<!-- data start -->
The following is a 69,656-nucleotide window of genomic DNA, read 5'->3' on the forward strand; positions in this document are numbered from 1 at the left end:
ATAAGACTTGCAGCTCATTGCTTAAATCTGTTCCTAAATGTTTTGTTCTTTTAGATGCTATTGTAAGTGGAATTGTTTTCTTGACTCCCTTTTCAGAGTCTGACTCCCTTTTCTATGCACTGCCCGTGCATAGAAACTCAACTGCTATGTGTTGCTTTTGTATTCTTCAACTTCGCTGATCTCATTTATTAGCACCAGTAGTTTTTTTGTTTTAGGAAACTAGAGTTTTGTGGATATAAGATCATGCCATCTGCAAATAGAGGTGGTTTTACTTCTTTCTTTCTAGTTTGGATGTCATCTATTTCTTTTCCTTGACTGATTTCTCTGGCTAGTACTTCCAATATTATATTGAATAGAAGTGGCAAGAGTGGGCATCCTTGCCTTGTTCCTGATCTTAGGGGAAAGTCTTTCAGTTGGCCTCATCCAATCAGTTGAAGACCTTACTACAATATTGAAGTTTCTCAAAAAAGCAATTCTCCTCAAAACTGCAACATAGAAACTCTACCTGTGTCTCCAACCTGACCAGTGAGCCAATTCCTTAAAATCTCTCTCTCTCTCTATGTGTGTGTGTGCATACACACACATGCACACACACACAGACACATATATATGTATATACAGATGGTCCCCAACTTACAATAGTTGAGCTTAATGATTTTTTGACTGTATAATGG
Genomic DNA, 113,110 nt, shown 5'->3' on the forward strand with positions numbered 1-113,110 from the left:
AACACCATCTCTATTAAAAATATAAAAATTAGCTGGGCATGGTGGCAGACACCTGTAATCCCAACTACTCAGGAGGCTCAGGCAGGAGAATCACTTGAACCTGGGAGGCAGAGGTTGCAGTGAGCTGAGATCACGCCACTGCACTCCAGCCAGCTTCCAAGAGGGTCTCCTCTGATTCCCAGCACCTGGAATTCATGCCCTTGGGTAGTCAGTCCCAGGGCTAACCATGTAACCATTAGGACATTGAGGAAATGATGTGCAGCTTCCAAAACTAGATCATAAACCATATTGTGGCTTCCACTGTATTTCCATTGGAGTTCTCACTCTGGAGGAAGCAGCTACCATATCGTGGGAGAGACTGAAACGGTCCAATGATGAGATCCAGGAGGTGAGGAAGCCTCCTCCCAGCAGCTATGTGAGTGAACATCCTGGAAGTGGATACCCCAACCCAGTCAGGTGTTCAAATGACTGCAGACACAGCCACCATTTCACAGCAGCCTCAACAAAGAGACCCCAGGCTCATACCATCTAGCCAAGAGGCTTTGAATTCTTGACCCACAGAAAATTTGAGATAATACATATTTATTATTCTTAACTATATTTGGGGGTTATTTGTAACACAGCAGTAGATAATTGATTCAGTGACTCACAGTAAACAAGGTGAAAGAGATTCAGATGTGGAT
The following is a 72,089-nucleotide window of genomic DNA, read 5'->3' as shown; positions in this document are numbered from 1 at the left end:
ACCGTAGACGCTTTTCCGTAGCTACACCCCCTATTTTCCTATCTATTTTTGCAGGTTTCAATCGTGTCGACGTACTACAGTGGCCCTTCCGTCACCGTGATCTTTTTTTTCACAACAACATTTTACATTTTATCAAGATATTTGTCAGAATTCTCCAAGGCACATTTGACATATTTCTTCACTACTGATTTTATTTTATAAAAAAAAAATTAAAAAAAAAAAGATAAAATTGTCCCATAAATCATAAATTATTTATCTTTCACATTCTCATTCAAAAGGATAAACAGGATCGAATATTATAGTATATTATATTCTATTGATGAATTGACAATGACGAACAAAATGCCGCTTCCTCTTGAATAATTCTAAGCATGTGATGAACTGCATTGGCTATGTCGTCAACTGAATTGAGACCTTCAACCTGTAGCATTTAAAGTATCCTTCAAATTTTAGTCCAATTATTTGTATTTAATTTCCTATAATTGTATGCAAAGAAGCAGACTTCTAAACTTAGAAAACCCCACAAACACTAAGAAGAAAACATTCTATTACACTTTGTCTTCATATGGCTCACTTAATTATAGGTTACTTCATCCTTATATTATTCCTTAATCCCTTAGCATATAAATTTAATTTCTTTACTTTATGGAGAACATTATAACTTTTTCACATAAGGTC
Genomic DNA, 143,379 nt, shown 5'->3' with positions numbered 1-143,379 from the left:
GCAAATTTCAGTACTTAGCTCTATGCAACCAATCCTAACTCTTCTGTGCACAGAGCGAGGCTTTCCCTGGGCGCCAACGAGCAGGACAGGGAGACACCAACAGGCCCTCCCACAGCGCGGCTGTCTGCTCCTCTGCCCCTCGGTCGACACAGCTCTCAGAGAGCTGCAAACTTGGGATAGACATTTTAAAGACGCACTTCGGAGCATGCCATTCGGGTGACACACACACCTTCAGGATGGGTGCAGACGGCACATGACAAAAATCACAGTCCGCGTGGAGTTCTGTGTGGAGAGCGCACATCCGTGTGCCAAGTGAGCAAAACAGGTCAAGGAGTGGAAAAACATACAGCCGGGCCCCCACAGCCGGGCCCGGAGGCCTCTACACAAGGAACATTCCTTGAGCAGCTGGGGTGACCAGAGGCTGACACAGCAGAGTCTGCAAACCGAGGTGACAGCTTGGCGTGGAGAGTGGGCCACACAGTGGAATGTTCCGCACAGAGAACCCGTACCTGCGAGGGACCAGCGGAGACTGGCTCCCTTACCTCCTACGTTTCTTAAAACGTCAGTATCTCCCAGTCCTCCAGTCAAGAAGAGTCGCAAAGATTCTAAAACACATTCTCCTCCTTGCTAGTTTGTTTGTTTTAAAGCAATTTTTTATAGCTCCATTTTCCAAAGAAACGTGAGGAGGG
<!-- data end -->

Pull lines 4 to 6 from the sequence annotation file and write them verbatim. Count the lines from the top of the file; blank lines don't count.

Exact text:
AACACCATCTCTATTAAAAATATAAAAATTAGCTGGGCATGGTGGCAGACACCTGTAATCCCAACTACTCAGGAGGCTCAGGCAGGAGAATCACTTGAACCTGGGAGGCAGAGGTTGCAGTGAGCTGAGATCACGCCACTGCACTCCAGCCAGCTTCCAAGAGGGTCTCCTCTGATTCCCAGCACCTGGAATTCATGCCCTTGGGTAGTCAGTCCCAGGGCTAACCATGTAACCATTAGGACATTGAGGAAATGATGTGCAGCTTCCAAAACTAGATCATAAACCATATTGTGGCTTCCACTGTATTTCCATTGGAGTTCTCACTCTGGAGGAAGCAGCTACCATATCGTGGGAGAGACTGAAACGGTCCAATGATGAGATCCAGGAGGTGAGGAAGCCTCCTCCCAGCAGCTATGTGAGTGAACATCCTGGAAGTGGATACCCCAACCCAGTCAGGTGTTCAAATGACTGCAGACACAGCCACCATTTCACAGCAGCCTCAACAAAGAGACCCCAGGCTCATACCATCTAGCCAAGAGGCTTTGAATTCTTGACCCACAGAAAATTTGAGATAATACATATTTATTATTCTTAACTATATTTGGGGGTTATTTGTAACACAGCAGTAGATAATTGATTCAGTGACTCACAGTAAACAAGGTGAAAGAGATTCAGATGTGGAT
The following is a 72,089-nucleotide window of genomic DNA, read 5'->3' as shown; positions in this document are numbered from 1 at the left end:
ACCGTAGACGCTTTTCCGTAGCTACACCCCCTATTTTCCTATCTATTTTTGCAGGTTTCAATCGTGTCGACGTACTACAGTGGCCCTTCCGTCACCGTGATCTTTTTTTTCACAACAACATTTTACATTTTATCAAGATATTTGTCAGAATTCTCCAAGGCACATTTGACATATTTCTTCACTACTGATTTTATTTTATAAAAAAAAAATTAAAAAAAAAAAGATAAAATTGTCCCATAAATCATAAATTATTTATCTTTCACATTCTCATTCAAAAGGATAAACAGGATCGAATATTATAGTATATTATATTCTATTGATGAATTGACAATGACGAACAAAATGCCGCTTCCTCTTGAATAATTCTAAGCATGTGATGAACTGCATTGGCTATGTCGTCAACTGAATTGAGACCTTCAACCTGTAGCATTTAAAGTATCCTTCAAATTTTAGTCCAATTATTTGTATTTAATTTCCTATAATTGTATGCAAAGAAGCAGACTTCTAAACTTAGAAAACCCCACAAACACTAAGAAGAAAACATTCTATTACACTTTGTCTTCATATGGCTCACTTAATTATAGGTTACTTCATCCTTATATTATTCCTTAATCCCTTAGCATATAAATTTAATTTCTTTACTTTATGGAGAACATTATAACTTTTTCACATAAGGTC